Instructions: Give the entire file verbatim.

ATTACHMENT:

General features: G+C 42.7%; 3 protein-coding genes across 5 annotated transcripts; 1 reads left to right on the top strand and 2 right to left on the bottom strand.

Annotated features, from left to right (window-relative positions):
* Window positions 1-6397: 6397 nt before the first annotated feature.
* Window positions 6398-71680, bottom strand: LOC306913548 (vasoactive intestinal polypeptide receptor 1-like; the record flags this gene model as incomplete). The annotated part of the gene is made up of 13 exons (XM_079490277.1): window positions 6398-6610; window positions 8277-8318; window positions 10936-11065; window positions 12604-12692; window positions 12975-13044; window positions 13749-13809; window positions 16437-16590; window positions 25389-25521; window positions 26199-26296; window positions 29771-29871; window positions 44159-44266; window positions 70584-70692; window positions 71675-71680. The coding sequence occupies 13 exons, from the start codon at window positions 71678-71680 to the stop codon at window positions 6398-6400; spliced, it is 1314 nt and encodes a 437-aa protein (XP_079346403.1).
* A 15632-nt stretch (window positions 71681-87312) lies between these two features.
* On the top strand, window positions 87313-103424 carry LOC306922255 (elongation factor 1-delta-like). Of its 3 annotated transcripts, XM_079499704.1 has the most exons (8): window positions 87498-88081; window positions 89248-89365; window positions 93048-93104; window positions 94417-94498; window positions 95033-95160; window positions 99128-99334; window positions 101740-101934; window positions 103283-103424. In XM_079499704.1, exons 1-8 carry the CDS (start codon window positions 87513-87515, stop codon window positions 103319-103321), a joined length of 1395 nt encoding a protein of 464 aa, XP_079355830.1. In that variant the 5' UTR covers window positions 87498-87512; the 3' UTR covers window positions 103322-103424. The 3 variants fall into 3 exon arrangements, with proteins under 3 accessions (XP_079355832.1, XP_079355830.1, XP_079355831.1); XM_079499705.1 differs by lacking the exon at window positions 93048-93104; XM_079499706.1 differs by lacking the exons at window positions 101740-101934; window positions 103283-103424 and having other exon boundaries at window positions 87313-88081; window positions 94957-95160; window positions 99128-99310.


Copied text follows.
General features: G+C 42.7%; 3 protein-coding genes across 5 annotated transcripts; 1 reads left to right on the top strand and 2 right to left on the bottom strand.

Annotated features, from left to right (window-relative positions):
* Window positions 1-6397: 6397 nt before the first annotated feature.
* Window positions 6398-71680, bottom strand: LOC306913548 (vasoactive intestinal polypeptide receptor 1-like; the record flags this gene model as incomplete). The annotated part of the gene is made up of 13 exons (XM_079490277.1): window positions 6398-6610; window positions 8277-8318; window positions 10936-11065; window positions 12604-12692; window positions 12975-13044; window positions 13749-13809; window positions 16437-16590; window positions 25389-25521; window positions 26199-26296; window positions 29771-29871; window positions 44159-44266; window positions 70584-70692; window positions 71675-71680. The coding sequence occupies 13 exons, from the start codon at window positions 71678-71680 to the stop codon at window positions 6398-6400; spliced, it is 1314 nt and encodes a 437-aa protein (XP_079346403.1).
* A 15632-nt stretch (window positions 71681-87312) lies between these two features.
* On the top strand, window positions 87313-103424 carry LOC306922255 (elongation factor 1-delta-like). Of its 3 annotated transcripts, XM_079499704.1 has the most exons (8): window positions 87498-88081; window positions 89248-89365; window positions 93048-93104; window positions 94417-94498; window positions 95033-95160; window positions 99128-99334; window positions 101740-101934; window positions 103283-103424. In XM_079499704.1, exons 1-8 carry the CDS (start codon window positions 87513-87515, stop codon window positions 103319-103321), a joined length of 1395 nt encoding a protein of 464 aa, XP_079355830.1. In that variant the 5' UTR covers window positions 87498-87512; the 3' UTR covers window positions 103322-103424. The 3 variants fall into 3 exon arrangements, with proteins under 3 accessions (XP_079355832.1, XP_079355830.1, XP_079355831.1); XM_079499705.1 differs by lacking the exon at window positions 93048-93104; XM_079499706.1 differs by lacking the exons at window positions 101740-101934; window positions 103283-103424 and having other exon boundaries at window positions 87313-88081; window positions 94957-95160; window positions 99128-99310.